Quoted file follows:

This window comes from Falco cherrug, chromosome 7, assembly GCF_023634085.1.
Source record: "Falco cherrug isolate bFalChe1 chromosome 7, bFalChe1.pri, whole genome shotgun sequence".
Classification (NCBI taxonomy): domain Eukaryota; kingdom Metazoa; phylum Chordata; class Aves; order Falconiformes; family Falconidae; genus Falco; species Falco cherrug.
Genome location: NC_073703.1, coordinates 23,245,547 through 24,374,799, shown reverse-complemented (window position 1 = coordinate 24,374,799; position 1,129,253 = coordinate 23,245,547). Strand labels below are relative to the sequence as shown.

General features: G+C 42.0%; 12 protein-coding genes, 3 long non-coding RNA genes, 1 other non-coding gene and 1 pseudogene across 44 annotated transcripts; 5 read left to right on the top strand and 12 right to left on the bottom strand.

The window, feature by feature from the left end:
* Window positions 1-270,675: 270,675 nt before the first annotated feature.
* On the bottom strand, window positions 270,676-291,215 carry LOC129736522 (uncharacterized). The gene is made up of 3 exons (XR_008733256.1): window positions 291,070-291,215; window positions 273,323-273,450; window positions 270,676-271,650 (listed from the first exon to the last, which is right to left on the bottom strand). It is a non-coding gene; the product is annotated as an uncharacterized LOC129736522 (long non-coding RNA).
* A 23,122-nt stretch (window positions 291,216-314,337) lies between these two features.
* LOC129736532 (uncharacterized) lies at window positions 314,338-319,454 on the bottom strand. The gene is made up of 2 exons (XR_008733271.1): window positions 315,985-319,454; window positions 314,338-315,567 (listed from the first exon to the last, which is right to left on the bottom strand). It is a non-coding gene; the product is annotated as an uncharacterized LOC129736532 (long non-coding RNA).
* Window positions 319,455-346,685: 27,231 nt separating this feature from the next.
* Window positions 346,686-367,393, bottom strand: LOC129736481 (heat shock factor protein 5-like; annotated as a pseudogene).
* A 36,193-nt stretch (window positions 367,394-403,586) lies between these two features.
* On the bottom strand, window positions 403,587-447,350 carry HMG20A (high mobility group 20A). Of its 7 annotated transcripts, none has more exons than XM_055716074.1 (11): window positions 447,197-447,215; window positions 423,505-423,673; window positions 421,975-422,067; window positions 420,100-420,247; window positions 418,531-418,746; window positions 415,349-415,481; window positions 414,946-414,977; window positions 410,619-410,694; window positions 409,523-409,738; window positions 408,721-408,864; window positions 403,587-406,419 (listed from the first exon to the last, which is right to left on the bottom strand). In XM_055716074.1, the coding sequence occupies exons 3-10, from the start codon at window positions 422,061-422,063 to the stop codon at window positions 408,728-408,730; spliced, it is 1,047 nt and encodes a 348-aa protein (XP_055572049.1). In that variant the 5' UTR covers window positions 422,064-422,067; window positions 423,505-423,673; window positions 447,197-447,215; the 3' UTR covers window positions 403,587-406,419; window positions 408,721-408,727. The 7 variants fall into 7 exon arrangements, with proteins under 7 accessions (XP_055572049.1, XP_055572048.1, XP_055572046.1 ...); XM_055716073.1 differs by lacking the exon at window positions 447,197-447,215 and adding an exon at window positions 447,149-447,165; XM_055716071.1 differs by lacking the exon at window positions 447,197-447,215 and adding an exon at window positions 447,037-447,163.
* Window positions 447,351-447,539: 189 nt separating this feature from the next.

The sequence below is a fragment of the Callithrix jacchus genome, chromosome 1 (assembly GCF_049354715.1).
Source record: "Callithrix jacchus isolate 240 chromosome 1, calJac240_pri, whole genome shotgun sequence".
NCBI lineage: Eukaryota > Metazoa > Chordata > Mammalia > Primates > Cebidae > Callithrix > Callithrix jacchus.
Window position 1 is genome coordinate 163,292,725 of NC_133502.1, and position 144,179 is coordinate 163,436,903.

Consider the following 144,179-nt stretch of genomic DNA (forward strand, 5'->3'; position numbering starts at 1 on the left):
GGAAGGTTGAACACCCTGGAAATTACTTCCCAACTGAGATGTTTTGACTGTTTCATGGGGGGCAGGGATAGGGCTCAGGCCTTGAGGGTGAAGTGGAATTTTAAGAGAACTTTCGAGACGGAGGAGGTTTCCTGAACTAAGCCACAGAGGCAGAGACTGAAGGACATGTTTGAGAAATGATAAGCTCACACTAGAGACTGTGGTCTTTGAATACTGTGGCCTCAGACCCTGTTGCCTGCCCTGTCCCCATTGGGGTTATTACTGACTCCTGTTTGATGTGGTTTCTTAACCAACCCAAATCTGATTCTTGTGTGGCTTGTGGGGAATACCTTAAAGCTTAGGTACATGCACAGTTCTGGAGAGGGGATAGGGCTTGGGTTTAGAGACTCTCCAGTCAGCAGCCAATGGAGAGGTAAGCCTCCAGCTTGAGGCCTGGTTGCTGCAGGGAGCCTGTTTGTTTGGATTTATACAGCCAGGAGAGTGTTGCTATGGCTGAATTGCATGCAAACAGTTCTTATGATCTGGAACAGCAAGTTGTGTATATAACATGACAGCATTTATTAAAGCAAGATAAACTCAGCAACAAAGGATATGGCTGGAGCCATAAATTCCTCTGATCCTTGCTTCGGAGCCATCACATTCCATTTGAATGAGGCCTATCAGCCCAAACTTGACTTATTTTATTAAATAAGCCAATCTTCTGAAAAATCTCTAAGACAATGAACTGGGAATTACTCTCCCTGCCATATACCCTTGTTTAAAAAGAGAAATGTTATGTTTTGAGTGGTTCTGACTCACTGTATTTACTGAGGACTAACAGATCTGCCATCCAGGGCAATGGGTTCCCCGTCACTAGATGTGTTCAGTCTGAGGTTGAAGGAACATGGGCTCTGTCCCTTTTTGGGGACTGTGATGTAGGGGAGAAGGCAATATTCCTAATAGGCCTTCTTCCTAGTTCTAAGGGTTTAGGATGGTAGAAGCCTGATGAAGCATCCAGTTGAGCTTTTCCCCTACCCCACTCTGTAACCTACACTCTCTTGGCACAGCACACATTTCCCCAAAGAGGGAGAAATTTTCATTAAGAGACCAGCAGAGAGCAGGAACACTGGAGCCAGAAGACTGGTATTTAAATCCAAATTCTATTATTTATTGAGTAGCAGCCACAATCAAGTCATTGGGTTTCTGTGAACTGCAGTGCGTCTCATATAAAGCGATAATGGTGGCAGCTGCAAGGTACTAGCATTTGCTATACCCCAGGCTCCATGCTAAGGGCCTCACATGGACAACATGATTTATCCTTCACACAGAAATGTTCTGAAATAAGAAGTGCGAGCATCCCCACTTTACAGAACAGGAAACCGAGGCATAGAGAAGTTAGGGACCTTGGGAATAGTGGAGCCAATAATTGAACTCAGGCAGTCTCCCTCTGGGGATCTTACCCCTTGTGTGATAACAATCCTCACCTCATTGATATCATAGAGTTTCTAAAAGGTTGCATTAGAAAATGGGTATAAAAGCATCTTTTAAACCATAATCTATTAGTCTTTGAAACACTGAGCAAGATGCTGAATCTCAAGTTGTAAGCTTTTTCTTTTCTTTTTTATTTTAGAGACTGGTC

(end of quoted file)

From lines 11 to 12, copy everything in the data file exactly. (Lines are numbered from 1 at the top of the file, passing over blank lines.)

* Window positions 319,455-346,685: 27,231 nt separating this feature from the next.
* Window positions 346,686-367,393, bottom strand: LOC129736481 (heat shock factor protein 5-like; annotated as a pseudogene).